“The scientific studies described in today’s brief document over 40 years of evidence that industrial hog operations poison workers, communities and the environment. Authorities shouldn’t wait until children get sick to address these harms,” said Guillermo Zúñiga Martínez, an attorney with Earthjustice. “Instead, Mexican and international law require authorities to take all necessary steps to ensure that these unacceptable harms do not occur.”

In fact, as documented in the Greenpeace report The Meat That Is Consuming the Planet, the unchecked growth of industrial hog operations has already degraded the air, soil, and water of the Yucatán Peninsula. The challenged facility threatens to exacerbate these harms.

“The industrial livestock model is highly polluting and negatively impacts the environment and people, in particular, the Mayan communities,” said Viridiana Lázaro, food and agriculture campaigner for Greenpeace Mexico. “This type of intensive production is close to population centers and cities, resulting in increased exposure to disease. That is why we must seek a transition from the agroindustrial model toward agroecological, sustainable, and healthy production that respects the cycles of nature and guarantees respect for the rights of people.”

The Yucatán Peninsula is host to four sites protected by the Ramsar Convention, an intergovernmental treaty that protects spectacular wetlands: Laguna de Terminos, Ring of Cenotes Geohydrological Reserve, Laguna de Yalahau State Park, and Ría Celestún Biosphere Reserve.

The Ring of Cenotes Geohydrological Reserve, located in Homún, is a unique and culturally important wetland that is especially vulnerable to pollution from the challenged operation. The cenotes in the reserve are home to endangered and threatened species, including three fish: the Mexican blind brotula, blind swamp eel and Yucatán molly.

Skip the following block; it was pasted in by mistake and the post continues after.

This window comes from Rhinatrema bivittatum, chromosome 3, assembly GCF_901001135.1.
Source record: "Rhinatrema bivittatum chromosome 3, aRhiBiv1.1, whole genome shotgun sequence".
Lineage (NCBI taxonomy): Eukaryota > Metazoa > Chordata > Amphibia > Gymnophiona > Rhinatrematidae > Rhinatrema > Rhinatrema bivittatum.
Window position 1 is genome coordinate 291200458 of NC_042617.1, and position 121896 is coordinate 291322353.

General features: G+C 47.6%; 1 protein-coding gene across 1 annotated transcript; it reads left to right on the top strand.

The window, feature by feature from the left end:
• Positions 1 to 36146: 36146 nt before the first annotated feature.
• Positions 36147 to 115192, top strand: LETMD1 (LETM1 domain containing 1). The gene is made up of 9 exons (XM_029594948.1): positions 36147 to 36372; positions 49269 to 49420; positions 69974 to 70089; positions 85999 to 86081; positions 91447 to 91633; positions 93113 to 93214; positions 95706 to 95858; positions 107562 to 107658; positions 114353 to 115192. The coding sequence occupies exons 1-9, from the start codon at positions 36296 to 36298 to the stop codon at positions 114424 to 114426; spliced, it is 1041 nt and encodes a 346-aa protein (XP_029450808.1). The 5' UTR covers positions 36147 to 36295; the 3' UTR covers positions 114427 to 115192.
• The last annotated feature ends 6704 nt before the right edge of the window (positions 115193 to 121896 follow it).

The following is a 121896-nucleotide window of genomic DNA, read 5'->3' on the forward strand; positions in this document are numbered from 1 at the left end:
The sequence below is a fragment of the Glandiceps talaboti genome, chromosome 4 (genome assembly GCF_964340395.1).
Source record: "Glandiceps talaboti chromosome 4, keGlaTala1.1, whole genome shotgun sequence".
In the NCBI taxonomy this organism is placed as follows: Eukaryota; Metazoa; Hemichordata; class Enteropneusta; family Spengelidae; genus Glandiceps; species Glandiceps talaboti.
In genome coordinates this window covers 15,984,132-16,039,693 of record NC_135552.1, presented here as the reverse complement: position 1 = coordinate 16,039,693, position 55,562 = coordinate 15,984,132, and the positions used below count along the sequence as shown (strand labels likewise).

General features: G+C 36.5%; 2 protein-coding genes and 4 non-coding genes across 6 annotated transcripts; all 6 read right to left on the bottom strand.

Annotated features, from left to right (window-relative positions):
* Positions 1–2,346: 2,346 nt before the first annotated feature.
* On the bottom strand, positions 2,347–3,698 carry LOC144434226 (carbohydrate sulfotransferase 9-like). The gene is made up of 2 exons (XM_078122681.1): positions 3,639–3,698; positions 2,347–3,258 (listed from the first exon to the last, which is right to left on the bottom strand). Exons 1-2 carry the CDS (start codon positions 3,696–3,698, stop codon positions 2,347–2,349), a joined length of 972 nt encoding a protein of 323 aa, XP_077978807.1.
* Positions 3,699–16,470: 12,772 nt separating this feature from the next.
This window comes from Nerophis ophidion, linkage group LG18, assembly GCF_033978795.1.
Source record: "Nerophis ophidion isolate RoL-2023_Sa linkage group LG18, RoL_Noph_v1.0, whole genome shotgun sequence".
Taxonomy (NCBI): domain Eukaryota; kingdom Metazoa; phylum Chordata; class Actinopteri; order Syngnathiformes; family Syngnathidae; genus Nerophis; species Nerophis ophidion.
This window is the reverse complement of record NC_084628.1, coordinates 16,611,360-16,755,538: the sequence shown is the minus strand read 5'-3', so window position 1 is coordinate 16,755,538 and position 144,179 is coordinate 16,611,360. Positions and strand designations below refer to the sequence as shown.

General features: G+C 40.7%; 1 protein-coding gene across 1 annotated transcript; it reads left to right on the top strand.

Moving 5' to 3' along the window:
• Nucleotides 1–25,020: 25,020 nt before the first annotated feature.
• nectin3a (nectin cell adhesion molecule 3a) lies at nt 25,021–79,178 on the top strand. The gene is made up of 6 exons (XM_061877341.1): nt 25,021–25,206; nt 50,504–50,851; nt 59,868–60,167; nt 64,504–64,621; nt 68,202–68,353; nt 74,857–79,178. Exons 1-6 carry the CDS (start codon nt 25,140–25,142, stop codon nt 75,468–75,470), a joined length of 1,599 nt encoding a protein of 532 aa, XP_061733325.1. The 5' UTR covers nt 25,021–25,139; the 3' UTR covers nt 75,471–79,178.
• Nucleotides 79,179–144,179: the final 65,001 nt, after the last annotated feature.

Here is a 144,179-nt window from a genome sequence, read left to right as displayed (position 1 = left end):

The cenotes also provide resting areas for waterfowl during their migration south and vital habitat for native species such as the Yucatán box turtle, Yucatán mushroom-tongued salamander, Ridgway’s rough-winged swallow and Yucatán jay.

“Extensive scientific research has documented that industrial-scale pig confinement operations using waste pits and land disposal can contaminate groundwater, pollute surface waters, and emit hazardous gases into the air,” said Kelly Hunter Foster, an attorney with Waterkeeper Alliance. “It is well established that these outdated practices pose substantial threats to people and natural resources.”

Earthjustice filed today’s brief on behalf of itself, the Center for Biological Diversity, Coastal Carolina Riverwatch, Greenpeace Mexico, La Paz Waterkeeper, Waterkeeper Alliance and experts Larry Baldwin, Dr. Lawrence Cahoon, Dr. Meghan Davis, Dr. Mike Fliss, Dr. Jill Johnston, Dr. Robert S. Lawrence, Robert P. Martin, Dr. Arbor J.L. Quist, Dr. Ana María Rule, Dr. Kendall Thu, Dr. D’Ann Williams and Dr. Sacoby Wilson.